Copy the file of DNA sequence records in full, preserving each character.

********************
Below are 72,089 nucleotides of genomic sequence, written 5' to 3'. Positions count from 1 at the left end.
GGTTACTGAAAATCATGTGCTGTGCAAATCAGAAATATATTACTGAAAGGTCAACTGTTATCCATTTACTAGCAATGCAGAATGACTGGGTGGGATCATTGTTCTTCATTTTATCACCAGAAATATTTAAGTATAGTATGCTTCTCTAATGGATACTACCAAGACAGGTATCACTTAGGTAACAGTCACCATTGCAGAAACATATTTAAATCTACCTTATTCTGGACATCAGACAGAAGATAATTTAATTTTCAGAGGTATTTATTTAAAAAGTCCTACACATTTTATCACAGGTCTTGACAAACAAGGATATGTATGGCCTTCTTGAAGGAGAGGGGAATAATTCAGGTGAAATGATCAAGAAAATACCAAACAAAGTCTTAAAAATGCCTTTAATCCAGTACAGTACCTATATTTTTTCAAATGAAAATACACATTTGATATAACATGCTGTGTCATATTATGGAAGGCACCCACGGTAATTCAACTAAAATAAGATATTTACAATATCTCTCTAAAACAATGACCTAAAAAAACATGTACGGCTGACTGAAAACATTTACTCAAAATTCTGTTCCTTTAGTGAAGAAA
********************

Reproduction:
Below are 72,089 nucleotides of genomic sequence, written 5' to 3'. Positions count from 1 at the left end.
GGTTACTGAAAATCATGTGCTGTGCAAATCAGAAATATATTACTGAAAGGTCAACTGTTATCCATTTACTAGCAATGCAGAATGACTGGGTGGGATCATTGTTCTTCATTTTATCACCAGAAATATTTAAGTATAGTATGCTTCTCTAATGGATACTACCAAGACAGGTATCACTTAGGTAACAGTCACCATTGCAGAAACATATTTAAATCTACCTTATTCTGGACATCAGACAGAAGATAATTTAATTTTCAGAGGTATTTATTTAAAAAGTCCTACACATTTTATCACAGGTCTTGACAAACAAGGATATGTATGGCCTTCTTGAAGGAGAGGGGAATAATTCAGGTGAAATGATCAAGAAAATACCAAACAAAGTCTTAAAAATGCCTTTAATCCAGTACAGTACCTATATTTTTTCAAATGAAAATACACATTTGATATAACATGCTGTGTCATATTATGGAAGGCACCCACGGTAATTCAACTAAAATAAGATATTTACAATATCTCTCTAAAACAATGACCTAAAAAAACATGTACGGCTGACTGAAAACATTTACTCAAAATTCTGTTCCTTTAGTGAAGAAA